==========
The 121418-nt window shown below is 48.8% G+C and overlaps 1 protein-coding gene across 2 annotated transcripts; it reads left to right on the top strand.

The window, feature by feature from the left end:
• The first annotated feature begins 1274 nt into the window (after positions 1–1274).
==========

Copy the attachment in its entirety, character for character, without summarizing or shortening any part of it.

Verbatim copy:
The 121418-nt window shown below is 48.8% G+C and overlaps 1 protein-coding gene across 2 annotated transcripts; it reads left to right on the top strand.

The window, feature by feature from the left end:
• The first annotated feature begins 1274 nt into the window (after positions 1–1274).